Democratic Dissent and the Cultural Fictions of Antebellum America

By Van Tuyll, Debra Reddin | Journalism and Mass Communication Quarterly, Autumn 2002 | Go to article overview

Democratic Dissent and the Cultural Fictions of Antebellum America


Van Tuyll, Debra Reddin, Journalism and Mass Communication Quarterly


Democratic Dissent and the Cultural Fictions of Antebellum America. Stephen J. Hartnett. Urbana, IL: University of Illinois Press, 2002. 312 pp. $34.95 hbk.

In his new book, Stephen John Hartnett, assistant professor of speech at the University of Illinois, Urbana-Champaign, examines the use of communicative discourse (debate) in the nineteenth century to create, maintain, and perpetuate the period's cultural fictions (cultural norms and ideologies). He offers four case studies of rhetoric that address some of the nineteenth century's most pressing social issues: abolition, capitalism, slavery, race, Manifest Destiny, and conceptions of self. Specifically, Hartnett's purpose in writing this book is to determine how Americans constructed the norms on which they justified their political actions and which they used to help make sense of the world.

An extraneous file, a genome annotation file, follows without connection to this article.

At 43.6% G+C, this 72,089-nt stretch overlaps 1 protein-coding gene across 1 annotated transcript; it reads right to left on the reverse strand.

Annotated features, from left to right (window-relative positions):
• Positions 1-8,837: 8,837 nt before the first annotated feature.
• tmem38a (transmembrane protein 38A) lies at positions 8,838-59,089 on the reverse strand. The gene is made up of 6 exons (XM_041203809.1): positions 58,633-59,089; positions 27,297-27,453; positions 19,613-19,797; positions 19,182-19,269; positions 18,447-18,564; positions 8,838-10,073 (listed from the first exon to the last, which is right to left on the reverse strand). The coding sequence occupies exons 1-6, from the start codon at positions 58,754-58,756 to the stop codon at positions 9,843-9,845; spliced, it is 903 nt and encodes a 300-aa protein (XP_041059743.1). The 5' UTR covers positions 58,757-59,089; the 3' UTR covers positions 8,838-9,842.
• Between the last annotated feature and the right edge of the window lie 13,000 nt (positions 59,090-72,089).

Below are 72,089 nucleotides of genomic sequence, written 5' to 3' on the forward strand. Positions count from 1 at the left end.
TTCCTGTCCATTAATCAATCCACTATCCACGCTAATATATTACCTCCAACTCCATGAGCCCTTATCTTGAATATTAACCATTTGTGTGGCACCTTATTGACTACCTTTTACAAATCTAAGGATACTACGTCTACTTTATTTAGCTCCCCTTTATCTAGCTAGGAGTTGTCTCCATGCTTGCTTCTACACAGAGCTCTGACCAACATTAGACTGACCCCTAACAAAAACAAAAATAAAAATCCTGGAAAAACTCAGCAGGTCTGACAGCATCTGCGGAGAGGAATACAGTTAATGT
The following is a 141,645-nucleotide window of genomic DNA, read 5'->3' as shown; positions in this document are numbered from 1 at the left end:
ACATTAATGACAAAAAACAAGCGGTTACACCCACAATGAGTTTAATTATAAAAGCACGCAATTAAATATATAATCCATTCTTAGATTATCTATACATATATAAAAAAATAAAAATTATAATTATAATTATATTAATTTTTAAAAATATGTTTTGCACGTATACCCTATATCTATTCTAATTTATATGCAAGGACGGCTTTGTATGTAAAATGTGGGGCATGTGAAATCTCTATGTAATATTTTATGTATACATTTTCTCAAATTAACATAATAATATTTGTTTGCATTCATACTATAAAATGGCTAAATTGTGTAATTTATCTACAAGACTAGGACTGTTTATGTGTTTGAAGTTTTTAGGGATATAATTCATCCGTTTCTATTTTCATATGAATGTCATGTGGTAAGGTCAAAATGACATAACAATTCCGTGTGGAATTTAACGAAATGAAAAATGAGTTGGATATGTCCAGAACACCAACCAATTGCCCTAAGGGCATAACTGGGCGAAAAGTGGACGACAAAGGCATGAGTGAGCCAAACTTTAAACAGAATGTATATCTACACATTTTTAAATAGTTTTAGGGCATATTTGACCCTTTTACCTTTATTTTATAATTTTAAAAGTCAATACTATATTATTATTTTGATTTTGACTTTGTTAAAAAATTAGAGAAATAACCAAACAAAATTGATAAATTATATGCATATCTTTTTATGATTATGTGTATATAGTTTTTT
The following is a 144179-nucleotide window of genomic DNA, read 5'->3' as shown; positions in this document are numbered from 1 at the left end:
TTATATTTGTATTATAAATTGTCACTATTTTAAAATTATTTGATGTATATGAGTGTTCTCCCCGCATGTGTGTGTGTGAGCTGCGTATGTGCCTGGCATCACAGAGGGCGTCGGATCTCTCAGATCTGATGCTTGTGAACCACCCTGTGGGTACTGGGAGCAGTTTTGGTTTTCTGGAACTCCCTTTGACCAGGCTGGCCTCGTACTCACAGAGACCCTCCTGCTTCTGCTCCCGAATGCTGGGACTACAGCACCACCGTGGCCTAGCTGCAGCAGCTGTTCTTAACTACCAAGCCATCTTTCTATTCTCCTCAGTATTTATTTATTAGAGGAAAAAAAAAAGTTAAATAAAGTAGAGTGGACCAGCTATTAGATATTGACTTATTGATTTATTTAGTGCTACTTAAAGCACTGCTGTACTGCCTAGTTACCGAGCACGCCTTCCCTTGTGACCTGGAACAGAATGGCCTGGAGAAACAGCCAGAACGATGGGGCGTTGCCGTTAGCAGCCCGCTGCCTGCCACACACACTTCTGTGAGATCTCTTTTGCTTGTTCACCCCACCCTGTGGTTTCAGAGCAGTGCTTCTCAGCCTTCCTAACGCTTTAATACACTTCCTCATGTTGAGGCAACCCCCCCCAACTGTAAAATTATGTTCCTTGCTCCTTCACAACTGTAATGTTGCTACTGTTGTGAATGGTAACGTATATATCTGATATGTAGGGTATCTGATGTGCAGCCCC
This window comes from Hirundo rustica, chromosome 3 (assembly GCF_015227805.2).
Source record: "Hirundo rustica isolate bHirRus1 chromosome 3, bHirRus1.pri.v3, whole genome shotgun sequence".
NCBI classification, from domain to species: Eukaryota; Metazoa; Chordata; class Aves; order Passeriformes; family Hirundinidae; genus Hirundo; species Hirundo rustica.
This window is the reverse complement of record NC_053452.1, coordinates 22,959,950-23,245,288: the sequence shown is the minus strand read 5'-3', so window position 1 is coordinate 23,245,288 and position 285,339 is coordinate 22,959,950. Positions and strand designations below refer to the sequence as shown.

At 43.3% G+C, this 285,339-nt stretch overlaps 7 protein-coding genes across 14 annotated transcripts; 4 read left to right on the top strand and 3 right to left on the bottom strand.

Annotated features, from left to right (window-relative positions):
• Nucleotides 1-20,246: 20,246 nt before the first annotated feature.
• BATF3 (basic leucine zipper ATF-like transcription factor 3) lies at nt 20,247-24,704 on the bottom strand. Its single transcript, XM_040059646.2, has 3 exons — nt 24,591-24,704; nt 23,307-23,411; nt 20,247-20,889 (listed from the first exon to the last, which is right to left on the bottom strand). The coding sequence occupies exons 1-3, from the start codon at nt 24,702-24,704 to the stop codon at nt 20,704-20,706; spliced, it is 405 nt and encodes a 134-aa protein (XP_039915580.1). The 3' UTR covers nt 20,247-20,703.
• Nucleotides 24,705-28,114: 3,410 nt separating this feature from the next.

Hartnett's book is less a history of antebellum ideological debate than it is an extended rhetorical analysis of certain ideological texts (speeches, poems, photographs, novels). The analysis is intended to provide insight into the "mind" of the nineteenthcentury American from the postmodern and Marxist perspectives. While the book accomplishes this, it is difficult to assess the accuracy of his interpretations since Hartnett never really seems to explain the criteria by which he chose the various works he analyzes. Perhaps the explanation is there, but if so, the opaque and jargon-ridden narrative, characteristic of much work written in the postmodern perspective, makes it impossible to uncover. A postmodern rhetorician may feel perfectly at home with Hartnett's persistent use of jargon, but a historian will find it off-putting.

Further, the work virtually overlooks some of the most important works and speeches of the period, including, for example, the sermons by Thornwell and other prominent Southern clergy to justify slavery, or, in particular, Hinton Helper's important anti-slavery tome, The Impending Crisis of the South. The lack of attention to The Impending Crisis is peculiar, given the work's influence. Not only was the book banned in the South, it led to John Sherman's failure to be confirmed-after a two-month long battle-as speaker of the U. S. House of Representatives in 1859. Thus, the fact that Hartnett gives the book only two paragraphs is perplexing, as is his apparent reading of The Impending Crisis.

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